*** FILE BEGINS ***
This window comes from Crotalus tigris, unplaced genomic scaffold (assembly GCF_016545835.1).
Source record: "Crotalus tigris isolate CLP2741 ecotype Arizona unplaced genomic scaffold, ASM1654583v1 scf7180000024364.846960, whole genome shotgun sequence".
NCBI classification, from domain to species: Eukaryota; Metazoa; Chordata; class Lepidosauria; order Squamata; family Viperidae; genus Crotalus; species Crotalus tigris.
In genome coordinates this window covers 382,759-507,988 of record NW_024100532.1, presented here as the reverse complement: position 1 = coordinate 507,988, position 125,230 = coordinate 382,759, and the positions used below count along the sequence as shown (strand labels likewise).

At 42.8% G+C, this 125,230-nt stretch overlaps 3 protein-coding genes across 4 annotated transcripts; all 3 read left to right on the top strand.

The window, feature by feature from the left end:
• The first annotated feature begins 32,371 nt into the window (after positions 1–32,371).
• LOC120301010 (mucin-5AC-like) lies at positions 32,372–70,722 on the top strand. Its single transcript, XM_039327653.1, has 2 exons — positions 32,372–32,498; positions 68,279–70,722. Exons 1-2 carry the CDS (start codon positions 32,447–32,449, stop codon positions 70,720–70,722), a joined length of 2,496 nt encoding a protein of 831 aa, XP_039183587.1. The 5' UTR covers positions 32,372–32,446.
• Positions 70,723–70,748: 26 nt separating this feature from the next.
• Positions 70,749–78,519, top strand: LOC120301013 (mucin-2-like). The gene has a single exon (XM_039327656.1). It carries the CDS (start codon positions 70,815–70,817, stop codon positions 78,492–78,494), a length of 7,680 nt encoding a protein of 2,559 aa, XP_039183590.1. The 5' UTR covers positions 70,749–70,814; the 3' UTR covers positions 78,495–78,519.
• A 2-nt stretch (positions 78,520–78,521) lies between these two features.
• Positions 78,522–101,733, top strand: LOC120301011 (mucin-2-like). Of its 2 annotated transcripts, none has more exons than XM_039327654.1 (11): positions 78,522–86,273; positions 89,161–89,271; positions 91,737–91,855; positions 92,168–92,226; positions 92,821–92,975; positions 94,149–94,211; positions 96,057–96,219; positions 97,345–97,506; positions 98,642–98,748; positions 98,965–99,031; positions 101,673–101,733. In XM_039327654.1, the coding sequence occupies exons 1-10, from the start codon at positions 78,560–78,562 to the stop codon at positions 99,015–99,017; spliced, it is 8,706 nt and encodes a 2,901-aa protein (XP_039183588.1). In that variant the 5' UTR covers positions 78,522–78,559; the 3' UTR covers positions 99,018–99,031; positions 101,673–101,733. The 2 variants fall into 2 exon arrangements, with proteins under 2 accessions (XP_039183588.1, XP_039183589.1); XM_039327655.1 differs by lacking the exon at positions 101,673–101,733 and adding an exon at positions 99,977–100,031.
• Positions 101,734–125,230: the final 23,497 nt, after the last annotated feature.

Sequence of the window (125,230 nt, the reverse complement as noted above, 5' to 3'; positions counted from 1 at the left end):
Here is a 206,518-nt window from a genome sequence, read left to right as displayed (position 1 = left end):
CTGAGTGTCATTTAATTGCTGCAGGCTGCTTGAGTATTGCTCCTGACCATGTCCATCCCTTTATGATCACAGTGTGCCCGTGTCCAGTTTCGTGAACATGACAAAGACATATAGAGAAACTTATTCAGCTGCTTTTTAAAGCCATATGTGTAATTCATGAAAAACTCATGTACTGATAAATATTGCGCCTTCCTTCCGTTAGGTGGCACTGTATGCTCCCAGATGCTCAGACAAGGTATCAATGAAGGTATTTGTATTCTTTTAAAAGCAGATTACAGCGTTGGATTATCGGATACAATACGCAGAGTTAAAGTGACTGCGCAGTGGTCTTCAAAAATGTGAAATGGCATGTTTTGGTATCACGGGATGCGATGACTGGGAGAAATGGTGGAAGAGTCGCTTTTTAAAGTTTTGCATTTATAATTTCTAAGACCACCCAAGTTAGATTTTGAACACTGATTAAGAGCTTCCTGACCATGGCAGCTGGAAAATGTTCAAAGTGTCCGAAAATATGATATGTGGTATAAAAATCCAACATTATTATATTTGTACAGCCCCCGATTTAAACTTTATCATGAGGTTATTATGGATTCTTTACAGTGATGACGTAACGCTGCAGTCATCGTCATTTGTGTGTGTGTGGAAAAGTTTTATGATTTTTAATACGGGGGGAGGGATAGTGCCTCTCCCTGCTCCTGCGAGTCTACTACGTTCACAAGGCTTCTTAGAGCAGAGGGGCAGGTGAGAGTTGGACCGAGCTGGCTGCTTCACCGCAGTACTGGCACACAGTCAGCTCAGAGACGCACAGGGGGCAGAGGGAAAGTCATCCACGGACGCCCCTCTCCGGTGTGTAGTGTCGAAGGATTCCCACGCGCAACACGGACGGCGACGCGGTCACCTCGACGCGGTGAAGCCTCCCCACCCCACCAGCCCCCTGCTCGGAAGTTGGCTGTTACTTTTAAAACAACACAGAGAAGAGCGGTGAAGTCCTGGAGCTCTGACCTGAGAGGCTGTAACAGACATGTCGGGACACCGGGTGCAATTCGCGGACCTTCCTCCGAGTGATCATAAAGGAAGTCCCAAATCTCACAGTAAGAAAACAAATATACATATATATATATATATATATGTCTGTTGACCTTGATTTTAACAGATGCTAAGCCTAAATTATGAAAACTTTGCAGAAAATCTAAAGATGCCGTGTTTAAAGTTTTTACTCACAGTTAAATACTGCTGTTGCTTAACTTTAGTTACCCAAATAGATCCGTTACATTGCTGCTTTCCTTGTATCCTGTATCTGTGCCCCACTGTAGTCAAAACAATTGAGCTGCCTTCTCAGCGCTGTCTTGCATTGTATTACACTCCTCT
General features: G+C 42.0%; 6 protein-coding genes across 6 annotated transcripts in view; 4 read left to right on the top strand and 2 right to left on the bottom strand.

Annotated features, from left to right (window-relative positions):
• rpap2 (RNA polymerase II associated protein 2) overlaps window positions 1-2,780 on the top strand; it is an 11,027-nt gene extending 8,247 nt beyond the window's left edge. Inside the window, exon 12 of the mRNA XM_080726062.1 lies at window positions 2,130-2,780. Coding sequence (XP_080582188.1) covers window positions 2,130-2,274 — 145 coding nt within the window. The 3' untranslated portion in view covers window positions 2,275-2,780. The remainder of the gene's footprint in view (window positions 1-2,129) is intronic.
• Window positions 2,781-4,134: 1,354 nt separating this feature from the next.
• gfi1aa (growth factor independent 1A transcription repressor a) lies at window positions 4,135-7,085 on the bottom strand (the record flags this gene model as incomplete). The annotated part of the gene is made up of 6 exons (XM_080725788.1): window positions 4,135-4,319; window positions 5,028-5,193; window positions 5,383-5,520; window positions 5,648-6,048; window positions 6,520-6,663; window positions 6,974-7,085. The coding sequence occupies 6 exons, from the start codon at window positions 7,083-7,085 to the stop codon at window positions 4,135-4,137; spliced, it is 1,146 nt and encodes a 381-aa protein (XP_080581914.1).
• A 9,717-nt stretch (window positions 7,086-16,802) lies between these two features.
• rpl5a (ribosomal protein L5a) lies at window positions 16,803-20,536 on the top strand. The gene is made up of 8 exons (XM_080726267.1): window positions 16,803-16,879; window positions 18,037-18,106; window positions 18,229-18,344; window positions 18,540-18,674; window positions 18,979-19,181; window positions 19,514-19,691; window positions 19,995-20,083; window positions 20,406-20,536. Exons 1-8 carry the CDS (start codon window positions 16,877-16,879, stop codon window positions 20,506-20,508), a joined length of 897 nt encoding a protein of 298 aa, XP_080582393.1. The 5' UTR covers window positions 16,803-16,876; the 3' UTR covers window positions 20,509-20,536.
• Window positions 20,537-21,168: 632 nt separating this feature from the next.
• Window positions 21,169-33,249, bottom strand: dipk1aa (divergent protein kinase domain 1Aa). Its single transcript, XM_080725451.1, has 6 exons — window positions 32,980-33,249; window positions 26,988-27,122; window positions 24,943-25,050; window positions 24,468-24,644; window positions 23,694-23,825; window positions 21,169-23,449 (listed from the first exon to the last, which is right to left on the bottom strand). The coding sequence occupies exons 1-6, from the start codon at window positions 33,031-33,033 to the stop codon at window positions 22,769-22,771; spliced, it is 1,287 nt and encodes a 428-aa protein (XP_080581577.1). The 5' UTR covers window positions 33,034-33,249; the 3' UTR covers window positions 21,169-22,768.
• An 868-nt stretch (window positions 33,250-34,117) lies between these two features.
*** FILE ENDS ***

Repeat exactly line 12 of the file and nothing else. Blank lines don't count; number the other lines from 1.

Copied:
• Positions 78,522–101,733, top strand: LOC120301011 (mucin-2-like). Of its 2 annotated transcripts, none has more exons than XM_039327654.1 (11): positions 78,522–86,273; positions 89,161–89,271; positions 91,737–91,855; positions 92,168–92,226; positions 92,821–92,975; positions 94,149–94,211; positions 96,057–96,219; positions 97,345–97,506; positions 98,642–98,748; positions 98,965–99,031; positions 101,673–101,733. In XM_039327654.1, the coding sequence occupies exons 1-10, from the start codon at positions 78,560–78,562 to the stop codon at positions 99,015–99,017; spliced, it is 8,706 nt and encodes a 2,901-aa protein (XP_039183588.1). In that variant the 5' UTR covers positions 78,522–78,559; the 3' UTR covers positions 99,018–99,031; positions 101,673–101,733. The 2 variants fall into 2 exon arrangements, with proteins under 2 accessions (XP_039183588.1, XP_039183589.1); XM_039327655.1 differs by lacking the exon at positions 101,673–101,733 and adding an exon at positions 99,977–100,031.